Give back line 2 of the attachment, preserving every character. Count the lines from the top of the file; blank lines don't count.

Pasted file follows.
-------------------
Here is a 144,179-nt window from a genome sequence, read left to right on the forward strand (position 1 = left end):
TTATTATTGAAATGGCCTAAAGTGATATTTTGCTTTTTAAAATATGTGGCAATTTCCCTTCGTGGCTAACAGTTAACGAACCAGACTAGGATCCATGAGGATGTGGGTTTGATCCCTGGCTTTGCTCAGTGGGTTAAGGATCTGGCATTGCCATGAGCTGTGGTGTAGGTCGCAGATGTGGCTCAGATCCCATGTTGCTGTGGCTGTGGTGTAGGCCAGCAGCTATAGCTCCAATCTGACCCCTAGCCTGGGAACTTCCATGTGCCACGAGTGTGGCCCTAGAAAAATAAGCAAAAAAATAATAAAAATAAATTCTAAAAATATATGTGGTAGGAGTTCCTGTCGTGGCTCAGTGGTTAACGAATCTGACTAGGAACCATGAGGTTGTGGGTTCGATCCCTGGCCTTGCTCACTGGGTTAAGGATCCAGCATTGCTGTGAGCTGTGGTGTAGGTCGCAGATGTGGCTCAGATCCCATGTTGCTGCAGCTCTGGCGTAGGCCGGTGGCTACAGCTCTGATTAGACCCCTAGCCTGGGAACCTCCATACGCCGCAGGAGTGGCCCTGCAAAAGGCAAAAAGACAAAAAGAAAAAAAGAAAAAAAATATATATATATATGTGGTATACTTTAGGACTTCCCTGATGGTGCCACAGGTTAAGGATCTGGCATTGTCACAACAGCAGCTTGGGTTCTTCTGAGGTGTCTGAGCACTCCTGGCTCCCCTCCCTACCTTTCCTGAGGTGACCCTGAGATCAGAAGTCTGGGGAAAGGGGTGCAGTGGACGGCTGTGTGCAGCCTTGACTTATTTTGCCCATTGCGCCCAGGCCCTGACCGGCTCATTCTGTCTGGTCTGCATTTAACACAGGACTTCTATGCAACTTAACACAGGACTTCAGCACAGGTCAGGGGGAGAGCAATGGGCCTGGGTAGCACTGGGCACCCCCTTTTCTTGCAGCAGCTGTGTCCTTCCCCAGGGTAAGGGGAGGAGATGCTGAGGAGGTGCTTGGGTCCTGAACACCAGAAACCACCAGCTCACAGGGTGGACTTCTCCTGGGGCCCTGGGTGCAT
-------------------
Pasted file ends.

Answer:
TTATTATTGAAATGGCCTAAAGTGATATTTTGCTTTTTAAAATATGTGGCAATTTCCCTTCGTGGCTAACAGTTAACGAACCAGACTAGGATCCATGAGGATGTGGGTTTGATCCCTGGCTTTGCTCAGTGGGTTAAGGATCTGGCATTGCCATGAGCTGTGGTGTAGGTCGCAGATGTGGCTCAGATCCCATGTTGCTGTGGCTGTGGTGTAGGCCAGCAGCTATAGCTCCAATCTGACCCCTAGCCTGGGAACTTCCATGTGCCACGAGTGTGGCCCTAGAAAAATAAGCAAAAAAATAATAAAAATAAATTCTAAAAATATATGTGGTAGGAGTTCCTGTCGTGGCTCAGTGGTTAACGAATCTGACTAGGAACCATGAGGTTGTGGGTTCGATCCCTGGCCTTGCTCACTGGGTTAAGGATCCAGCATTGCTGTGAGCTGTGGTGTAGGTCGCAGATGTGGCTCAGATCCCATGTTGCTGCAGCTCTGGCGTAGGCCGGTGGCTACAGCTCTGATTAGACCCCTAGCCTGGGAACCTCCATACGCCGCAGGAGTGGCCCTGCAAAAGGCAAAAAGACAAAAAGAAAAAAAGAAAAAAAATATATATATATATGTGGTATACTTTAGGACTTCCCTGATGGTGCCACAGGTTAAGGATCTGGCATTGTCACAACAGCAGCTTGGGTTCTTCTGAGGTGTCTGAGCACTCCTGGCTCCCCTCCCTACCTTTCCTGAGGTGACCCTGAGATCAGAAGTCTGGGGAAAGGGGTGCAGTGGACGGCTGTGTGCAGCCTTGACTTATTTTGCCCATTGCGCCCAGGCCCTGACCGGCTCATTCTGTCTGGTCTGCATTTAACACAGGACTTCTATGCAACTTAACACAGGACTTCAGCACAGGTCAGGGGGAGAGCAATGGGCCTGGGTAGCACTGGGCACCCCCTTTTCTTGCAGCAGCTGTGTCCTTCCCCAGGGTAAGGGGAGGAGATGCTGAGGAGGTGCTTGGGTCCTGAACACCAGAAACCACCAGCTCACAGGGTGGACTTCTCCTGGGGCCCTGGGTGCAT